IntroductionM50 Ontos and M56 Scorpion 1956–70: US Tank Destroyers of the Vietnam War
is a book from Osprey Publishing LTD
in their series New Vanguard. It is number 240 in the series with the Osprey short code NVG 240
. The author is Kenneth W Estes and the book is illustrated by Henry Morshead and Johnny Shumate. Osprey offers the book in softcover, ePUB, and PDF. The paper book is IBSN 9781472814739
, the other formats have different numbers.
As a kid the first AFV I ever sat in was an M56 Scorpion, on display at a local college in the late 1960s; 15 years later it was no longer present when I attended the school.
Models of the M50 Ontos and M56 Scorpion have been available since the 1960s. Renwal kitted a 1/32 M50 Ontos ("A "Thing" With A Sting.") and Revell issued an M56 Scorpion in their unsuccessful 1/40 scale. Today Academy offers a 1/35 Ontos and Hobby Fan has released a 1/35 Scorpion. I know of no others.
Designed in the 1950s, the US Marines' M50 Ontos and the US Army's M56 Scorpion were both intended to be fast, light, air-droppable tank-killers for the Cold War battlefield - an answer to the cumbersome and ineffective World War II-vintage tanks that had taken to the battlefield during the Korean War. Although they shared the aim of bringing light, mobile and lethal antitank firepower to the infantry the two vehicles varied wildly in design to cater for their unique mission demands. They first saw service in the Lebanon intervention of 1958 but it was in the Vietnam War that they made their name, with the M50 Ontos seeing intense combat action in the Battle of Hue in 1968.
Detailed illustrations and expert analysis provide the reader with a comprehensive history of these deadly antitank vehicles, from early development through to their combat history and the eventual disbandment of the Marine Corps' last antitank battalion with M50A1s in 1971. - Osprey
ContentM50 Ontos and M56 Scorpion 1956–70
is presented through nine chapters and sections in 48 pages:
Design and Development
* The M56 Scorpion
* The M50 Ontos
* The M50 Ontos
* The M56 Scorpion
Foreign Service and Variants
Author Estes does a good job of telling the story about these two peculiar self-propelled antitank systems. He traces their origin through the dissolution of the tank destroyer concept after WWII and the subsequent concept from the 1949 Armor Policy Advisory Board. It recounts the Tank Crisis of the US Army and USMC during the Korean War, and the requirement for airborne antitank weapons. Oddly, these AFVs resumed the role of the WWII Tank Destroyer Command.
Shockingly, both of these systems were classified as "expendable". They were small, light, inexpensive, and considered to be just what was needed to stop a Red Army invasion of Western Europe after Project Vista. Project Vista was commissioned by the military to calculate what was required of NATO to defend Europe from a Soviet attack. A most interesting table from Project Vista presents three layers of NATO "neutralizers" against seven types of Soviet attacking forces.
Design and Development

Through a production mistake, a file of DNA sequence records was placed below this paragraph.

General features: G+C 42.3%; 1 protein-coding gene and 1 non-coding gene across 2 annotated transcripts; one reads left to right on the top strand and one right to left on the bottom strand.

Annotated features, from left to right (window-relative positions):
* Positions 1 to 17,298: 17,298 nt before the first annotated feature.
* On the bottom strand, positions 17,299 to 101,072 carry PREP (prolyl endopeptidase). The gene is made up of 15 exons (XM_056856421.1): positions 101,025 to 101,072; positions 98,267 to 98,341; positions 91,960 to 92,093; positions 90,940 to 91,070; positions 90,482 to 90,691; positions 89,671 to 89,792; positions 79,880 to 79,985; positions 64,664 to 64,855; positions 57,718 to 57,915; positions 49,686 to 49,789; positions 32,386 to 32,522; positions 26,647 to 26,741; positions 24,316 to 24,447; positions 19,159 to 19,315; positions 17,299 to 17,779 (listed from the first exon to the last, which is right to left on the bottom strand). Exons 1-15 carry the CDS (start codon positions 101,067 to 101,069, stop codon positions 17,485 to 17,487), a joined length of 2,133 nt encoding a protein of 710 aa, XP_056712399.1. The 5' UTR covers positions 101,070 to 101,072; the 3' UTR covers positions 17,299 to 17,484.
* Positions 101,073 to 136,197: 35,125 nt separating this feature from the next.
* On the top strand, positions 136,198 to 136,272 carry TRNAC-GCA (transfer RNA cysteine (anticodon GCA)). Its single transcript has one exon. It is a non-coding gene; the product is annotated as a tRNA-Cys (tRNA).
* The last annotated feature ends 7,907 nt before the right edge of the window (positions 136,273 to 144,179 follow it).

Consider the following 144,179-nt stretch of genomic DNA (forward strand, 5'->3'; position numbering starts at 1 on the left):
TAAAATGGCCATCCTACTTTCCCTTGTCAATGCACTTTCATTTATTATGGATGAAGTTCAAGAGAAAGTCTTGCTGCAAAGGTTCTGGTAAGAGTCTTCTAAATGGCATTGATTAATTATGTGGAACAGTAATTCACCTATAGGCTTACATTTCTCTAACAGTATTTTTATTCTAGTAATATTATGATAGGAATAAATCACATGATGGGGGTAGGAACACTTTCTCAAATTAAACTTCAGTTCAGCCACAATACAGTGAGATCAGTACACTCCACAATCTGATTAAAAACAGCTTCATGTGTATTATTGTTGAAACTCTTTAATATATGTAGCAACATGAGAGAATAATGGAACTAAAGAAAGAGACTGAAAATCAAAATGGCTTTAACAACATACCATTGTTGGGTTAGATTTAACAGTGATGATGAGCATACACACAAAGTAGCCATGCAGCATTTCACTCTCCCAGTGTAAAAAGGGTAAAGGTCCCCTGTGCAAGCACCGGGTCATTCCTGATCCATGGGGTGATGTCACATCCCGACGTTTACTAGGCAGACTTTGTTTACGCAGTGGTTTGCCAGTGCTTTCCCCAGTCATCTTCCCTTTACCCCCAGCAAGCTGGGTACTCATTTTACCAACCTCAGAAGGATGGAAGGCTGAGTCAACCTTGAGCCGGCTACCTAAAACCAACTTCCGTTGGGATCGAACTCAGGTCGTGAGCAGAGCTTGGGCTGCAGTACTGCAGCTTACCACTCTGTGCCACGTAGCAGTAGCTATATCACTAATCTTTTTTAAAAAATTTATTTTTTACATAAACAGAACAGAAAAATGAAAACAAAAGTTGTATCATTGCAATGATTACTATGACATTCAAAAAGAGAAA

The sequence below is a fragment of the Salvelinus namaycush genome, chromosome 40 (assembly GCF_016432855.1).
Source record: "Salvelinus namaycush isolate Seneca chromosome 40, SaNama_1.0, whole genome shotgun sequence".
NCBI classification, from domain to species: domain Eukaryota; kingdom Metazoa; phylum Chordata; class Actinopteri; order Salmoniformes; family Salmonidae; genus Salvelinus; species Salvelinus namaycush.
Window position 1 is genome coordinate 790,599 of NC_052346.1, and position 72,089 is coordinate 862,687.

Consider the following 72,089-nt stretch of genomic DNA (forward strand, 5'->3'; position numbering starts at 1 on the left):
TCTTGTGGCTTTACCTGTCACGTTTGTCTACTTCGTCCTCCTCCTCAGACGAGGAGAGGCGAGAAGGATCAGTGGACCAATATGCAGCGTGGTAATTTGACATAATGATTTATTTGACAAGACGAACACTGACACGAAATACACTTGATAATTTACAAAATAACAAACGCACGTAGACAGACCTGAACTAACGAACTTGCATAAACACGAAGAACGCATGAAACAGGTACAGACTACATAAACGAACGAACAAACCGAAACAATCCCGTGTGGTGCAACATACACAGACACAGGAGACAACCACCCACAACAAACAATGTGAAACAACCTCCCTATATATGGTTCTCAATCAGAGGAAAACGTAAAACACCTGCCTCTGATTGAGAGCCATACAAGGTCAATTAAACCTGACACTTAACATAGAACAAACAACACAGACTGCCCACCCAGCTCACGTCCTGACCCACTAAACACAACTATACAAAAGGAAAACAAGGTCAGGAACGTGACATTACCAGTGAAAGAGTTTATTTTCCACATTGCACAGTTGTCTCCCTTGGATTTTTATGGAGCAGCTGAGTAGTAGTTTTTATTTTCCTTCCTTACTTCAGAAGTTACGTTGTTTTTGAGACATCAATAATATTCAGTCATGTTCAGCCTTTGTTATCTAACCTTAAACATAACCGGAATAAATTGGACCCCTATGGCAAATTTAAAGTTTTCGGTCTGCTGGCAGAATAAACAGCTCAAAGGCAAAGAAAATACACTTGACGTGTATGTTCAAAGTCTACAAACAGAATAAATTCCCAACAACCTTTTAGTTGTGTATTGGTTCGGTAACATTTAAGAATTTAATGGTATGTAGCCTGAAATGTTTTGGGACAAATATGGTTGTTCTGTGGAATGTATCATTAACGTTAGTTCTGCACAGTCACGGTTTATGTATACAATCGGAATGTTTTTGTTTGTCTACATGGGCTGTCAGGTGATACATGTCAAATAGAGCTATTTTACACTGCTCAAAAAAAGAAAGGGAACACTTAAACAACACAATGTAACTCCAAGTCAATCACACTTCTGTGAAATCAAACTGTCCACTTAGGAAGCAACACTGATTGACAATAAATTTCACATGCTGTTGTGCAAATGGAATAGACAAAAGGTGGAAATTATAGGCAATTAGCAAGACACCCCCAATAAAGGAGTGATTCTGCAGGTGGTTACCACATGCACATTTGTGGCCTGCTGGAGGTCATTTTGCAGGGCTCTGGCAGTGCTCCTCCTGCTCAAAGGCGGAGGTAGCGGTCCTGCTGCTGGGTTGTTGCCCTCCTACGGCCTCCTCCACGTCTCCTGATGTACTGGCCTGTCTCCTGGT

describes the vehicles and weapons, including powerplants, armor, gun sights, and suspensions, to name a few topics. Scorpion's running gear included inflated rubber road wheels.
That describes the first 19 pages.
is 21 pages of integration and deployment of the AFVs into fighting formations. Most of the pages describe the composition of the vehicle units and the developments of other systems that made Ontos and Scorpion redundant. Three pages recount M50 combat operations in Vietnam; seven pages recall the Scorpion with only one page for Vietnam combat required. An unarmored open-top mobile gun was not very useful in the jungle.
Only two pages are required for Foreign Service and Variants
Photographs, Art and Graphics
A couple of dozen photos fortify the text, including six color photos. All but a handful are sharply focused and expose great detail. Useful captions describe the scenes.
Artists Henry Morshead and Johnny Shumate enhance the text with color artwork:
A. Airborne M56s Parachuting Into Action: 82nd Airborne M56s landing by parachute.
B. M50 Ontos Wading Ashore From Assault Craft: USMC Ontos of 1st Platoon, A Company, 1st Antitank Battalion hitting the beach.
C. M50A1 Ontos: cutaway 3-view keyed to 34 components.
D. M50A1 Ontos: four views of an USMC Third Marine Division AFV.
E. M50A1 Ontos, Battle of Hue 1968
F. M56 Scorpion, D Company 16th Armor: four views of the 5th vehicle, 1st Platoon, Company D, 16th Armor Regiment, 176th Airborne Brigade.
G. M56 of Spanish Naval Infantry, 1967: coming ashore from an LCT.
1. Major Systems for NATO Defense against Major Elements of Soviet Offensive Power from Project Vista: Primary, secondary and third neutralizers against Soviet TACAIR; mass artillery; atom bombs; mass armor; mass infantry; gas; airborne and partisan.
2. Specifications: M50 Ontos; M56 Scorpion: 22 technical aspects of the AFVs.
3. Antitank Platoon Headquarters: for Ontos unit.
4. Assault Gun Platoon Headquarters: for Scorpion unit.
5. Tank Battalion (Airborne) 1963: M56.
6. Separate Tank Company (Airborne): M56.
ConclusionM50 Ontos and M56 Scorpion 1956–70: US Tank Destroyers of the Vietnam War
is an interesting history of those two mobile antitank systems designed and deployed in a peculiar time when the US military was desperately trying to find a way to defend Europe against a massive Soviet armor threat without going nuclear. Both AFVs were novel and unique. Both of them were supplanted by technological developments. They saw action in Vietnam and were deployed elsewhere in crises.
I found nothing meaningful to criticize M50 Ontos and M56 Scorpion 1956–70
about. It makes a quick read and gives insight to the US Army and Marine concepts of early Cold War antitank defense. I am glad to have this book now and recommend it.
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